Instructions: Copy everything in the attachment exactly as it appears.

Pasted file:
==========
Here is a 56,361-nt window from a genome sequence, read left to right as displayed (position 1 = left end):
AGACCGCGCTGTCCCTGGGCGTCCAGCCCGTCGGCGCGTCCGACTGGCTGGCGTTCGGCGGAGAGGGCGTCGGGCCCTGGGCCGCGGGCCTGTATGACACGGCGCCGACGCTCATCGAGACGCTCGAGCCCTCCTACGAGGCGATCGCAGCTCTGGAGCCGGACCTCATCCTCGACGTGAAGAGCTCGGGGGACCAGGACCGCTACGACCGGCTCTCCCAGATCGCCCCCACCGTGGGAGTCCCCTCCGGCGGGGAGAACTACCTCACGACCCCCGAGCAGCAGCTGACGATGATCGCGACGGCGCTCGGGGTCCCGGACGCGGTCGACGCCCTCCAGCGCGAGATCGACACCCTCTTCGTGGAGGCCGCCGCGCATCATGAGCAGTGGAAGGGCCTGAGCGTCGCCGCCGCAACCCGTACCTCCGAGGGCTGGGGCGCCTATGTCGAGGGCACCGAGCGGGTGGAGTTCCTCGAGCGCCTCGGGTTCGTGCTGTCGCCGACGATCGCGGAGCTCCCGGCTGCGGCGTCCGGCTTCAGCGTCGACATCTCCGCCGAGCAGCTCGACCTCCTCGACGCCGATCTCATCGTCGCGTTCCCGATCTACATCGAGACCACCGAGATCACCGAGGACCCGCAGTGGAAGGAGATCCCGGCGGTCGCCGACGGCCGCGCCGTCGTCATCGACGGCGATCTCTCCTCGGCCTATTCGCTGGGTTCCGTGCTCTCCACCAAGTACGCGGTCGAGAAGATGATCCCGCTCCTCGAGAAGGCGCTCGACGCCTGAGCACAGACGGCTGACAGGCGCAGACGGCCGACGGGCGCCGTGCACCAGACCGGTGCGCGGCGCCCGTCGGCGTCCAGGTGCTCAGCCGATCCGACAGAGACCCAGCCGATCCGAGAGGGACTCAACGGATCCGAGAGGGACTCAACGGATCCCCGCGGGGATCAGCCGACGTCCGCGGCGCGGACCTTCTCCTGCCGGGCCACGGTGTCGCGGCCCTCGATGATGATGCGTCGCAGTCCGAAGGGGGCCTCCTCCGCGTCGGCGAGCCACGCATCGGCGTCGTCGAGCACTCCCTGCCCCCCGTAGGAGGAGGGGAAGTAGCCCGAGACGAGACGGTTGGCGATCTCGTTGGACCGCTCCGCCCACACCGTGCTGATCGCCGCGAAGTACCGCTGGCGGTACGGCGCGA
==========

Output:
Here is a 56,361-nt window from a genome sequence, read left to right as displayed (position 1 = left end):
AGACCGCGCTGTCCCTGGGCGTCCAGCCCGTCGGCGCGTCCGACTGGCTGGCGTTCGGCGGAGAGGGCGTCGGGCCCTGGGCCGCGGGCCTGTATGACACGGCGCCGACGCTCATCGAGACGCTCGAGCCCTCCTACGAGGCGATCGCAGCTCTGGAGCCGGACCTCATCCTCGACGTGAAGAGCTCGGGGGACCAGGACCGCTACGACCGGCTCTCCCAGATCGCCCCCACCGTGGGAGTCCCCTCCGGCGGGGAGAACTACCTCACGACCCCCGAGCAGCAGCTGACGATGATCGCGACGGCGCTCGGGGTCCCGGACGCGGTCGACGCCCTCCAGCGCGAGATCGACACCCTCTTCGTGGAGGCCGCCGCGCATCATGAGCAGTGGAAGGGCCTGAGCGTCGCCGCCGCAACCCGTACCTCCGAGGGCTGGGGCGCCTATGTCGAGGGCACCGAGCGGGTGGAGTTCCTCGAGCGCCTCGGGTTCGTGCTGTCGCCGACGATCGCGGAGCTCCCGGCTGCGGCGTCCGGCTTCAGCGTCGACATCTCCGCCGAGCAGCTCGACCTCCTCGACGCCGATCTCATCGTCGCGTTCCCGATCTACATCGAGACCACCGAGATCACCGAGGACCCGCAGTGGAAGGAGATCCCGGCGGTCGCCGACGGCCGCGCCGTCGTCATCGACGGCGATCTCTCCTCGGCCTATTCGCTGGGTTCCGTGCTCTCCACCAAGTACGCGGTCGAGAAGATGATCCCGCTCCTCGAGAAGGCGCTCGACGCCTGAGCACAGACGGCTGACAGGCGCAGACGGCCGACGGGCGCCGTGCACCAGACCGGTGCGCGGCGCCCGTCGGCGTCCAGGTGCTCAGCCGATCCGACAGAGACCCAGCCGATCCGAGAGGGACTCAACGGATCCGAGAGGGACTCAACGGATCCCCGCGGGGATCAGCCGACGTCCGCGGCGCGGACCTTCTCCTGCCGGGCCACGGTGTCGCGGCCCTCGATGATGATGCGTCGCAGTCCGAAGGGGGCCTCCTCCGCGTCGGCGAGCCACGCATCGGCGTCGTCGAGCACTCCCTGCCCCCCGTAGGAGGAGGGGAAGTAGCCCGAGACGAGACGGTTGGCGATCTCGTTGGACCGCTCCGCCCACACCGTGCTGATCGCCGCGAAGTACCGCTGGCGGTACGGCGCGA